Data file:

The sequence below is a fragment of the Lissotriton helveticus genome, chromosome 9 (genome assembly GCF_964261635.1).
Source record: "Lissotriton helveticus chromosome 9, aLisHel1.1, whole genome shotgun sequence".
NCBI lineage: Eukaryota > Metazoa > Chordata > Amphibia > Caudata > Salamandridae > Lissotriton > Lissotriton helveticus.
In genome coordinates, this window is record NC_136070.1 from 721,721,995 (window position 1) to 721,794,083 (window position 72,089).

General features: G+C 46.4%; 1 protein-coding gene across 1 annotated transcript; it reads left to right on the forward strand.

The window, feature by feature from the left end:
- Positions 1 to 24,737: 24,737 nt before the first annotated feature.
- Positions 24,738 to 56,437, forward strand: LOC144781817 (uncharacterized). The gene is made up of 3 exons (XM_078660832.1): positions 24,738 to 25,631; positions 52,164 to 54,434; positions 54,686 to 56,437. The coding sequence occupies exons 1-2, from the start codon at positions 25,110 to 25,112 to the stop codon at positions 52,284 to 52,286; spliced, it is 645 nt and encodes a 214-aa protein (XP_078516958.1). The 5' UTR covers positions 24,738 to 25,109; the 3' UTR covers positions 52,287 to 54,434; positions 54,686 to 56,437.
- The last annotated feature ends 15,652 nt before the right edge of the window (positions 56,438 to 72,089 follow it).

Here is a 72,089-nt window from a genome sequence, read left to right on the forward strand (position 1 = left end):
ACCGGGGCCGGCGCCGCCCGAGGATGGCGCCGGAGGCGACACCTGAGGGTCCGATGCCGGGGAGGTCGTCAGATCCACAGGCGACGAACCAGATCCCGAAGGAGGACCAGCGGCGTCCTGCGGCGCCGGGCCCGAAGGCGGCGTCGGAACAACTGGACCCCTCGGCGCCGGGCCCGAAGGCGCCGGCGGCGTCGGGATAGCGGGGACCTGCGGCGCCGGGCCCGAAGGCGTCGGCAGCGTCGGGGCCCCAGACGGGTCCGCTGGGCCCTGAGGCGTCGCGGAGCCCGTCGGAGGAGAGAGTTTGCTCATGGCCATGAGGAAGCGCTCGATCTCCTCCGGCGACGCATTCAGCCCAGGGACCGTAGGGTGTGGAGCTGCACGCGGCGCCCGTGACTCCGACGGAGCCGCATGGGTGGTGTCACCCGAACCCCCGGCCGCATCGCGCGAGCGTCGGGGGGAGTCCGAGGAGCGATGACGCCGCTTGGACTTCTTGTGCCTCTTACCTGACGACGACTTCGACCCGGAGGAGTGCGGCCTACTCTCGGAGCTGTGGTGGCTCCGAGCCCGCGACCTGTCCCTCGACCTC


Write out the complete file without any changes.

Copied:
The sequence below is a fragment of the Lissotriton helveticus genome, chromosome 9 (genome assembly GCF_964261635.1).
Source record: "Lissotriton helveticus chromosome 9, aLisHel1.1, whole genome shotgun sequence".
NCBI lineage: Eukaryota > Metazoa > Chordata > Amphibia > Caudata > Salamandridae > Lissotriton > Lissotriton helveticus.
In genome coordinates, this window is record NC_136070.1 from 721,721,995 (window position 1) to 721,794,083 (window position 72,089).

General features: G+C 46.4%; 1 protein-coding gene across 1 annotated transcript; it reads left to right on the forward strand.

The window, feature by feature from the left end:
- Positions 1 to 24,737: 24,737 nt before the first annotated feature.
- Positions 24,738 to 56,437, forward strand: LOC144781817 (uncharacterized). The gene is made up of 3 exons (XM_078660832.1): positions 24,738 to 25,631; positions 52,164 to 54,434; positions 54,686 to 56,437. The coding sequence occupies exons 1-2, from the start codon at positions 25,110 to 25,112 to the stop codon at positions 52,284 to 52,286; spliced, it is 645 nt and encodes a 214-aa protein (XP_078516958.1). The 5' UTR covers positions 24,738 to 25,109; the 3' UTR covers positions 52,287 to 54,434; positions 54,686 to 56,437.
- The last annotated feature ends 15,652 nt before the right edge of the window (positions 56,438 to 72,089 follow it).

Here is a 72,089-nt window from a genome sequence, read left to right on the forward strand (position 1 = left end):
ACCGGGGCCGGCGCCGCCCGAGGATGGCGCCGGAGGCGACACCTGAGGGTCCGATGCCGGGGAGGTCGTCAGATCCACAGGCGACGAACCAGATCCCGAAGGAGGACCAGCGGCGTCCTGCGGCGCCGGGCCCGAAGGCGGCGTCGGAACAACTGGACCCCTCGGCGCCGGGCCCGAAGGCGCCGGCGGCGTCGGGATAGCGGGGACCTGCGGCGCCGGGCCCGAAGGCGTCGGCAGCGTCGGGGCCCCAGACGGGTCCGCTGGGCCCTGAGGCGTCGCGGAGCCCGTCGGAGGAGAGAGTTTGCTCATGGCCATGAGGAAGCGCTCGATCTCCTCCGGCGACGCATTCAGCCCAGGGACCGTAGGGTGTGGAGCTGCACGCGGCGCCCGTGACTCCGACGGAGCCGCATGGGTGGTGTCACCCGAACCCCCGGCCGCATCGCGCGAGCGTCGGGGGGAGTCCGAGGAGCGATGACGCCGCTTGGACTTCTTGTGCCTCTTACCTGACGACGACTTCGACCCGGAGGAGTGCGGCCTACTCTCGGAGCTGTGGTGGCTCCGAGCCCGCGACCTGTCCCTCGACCTC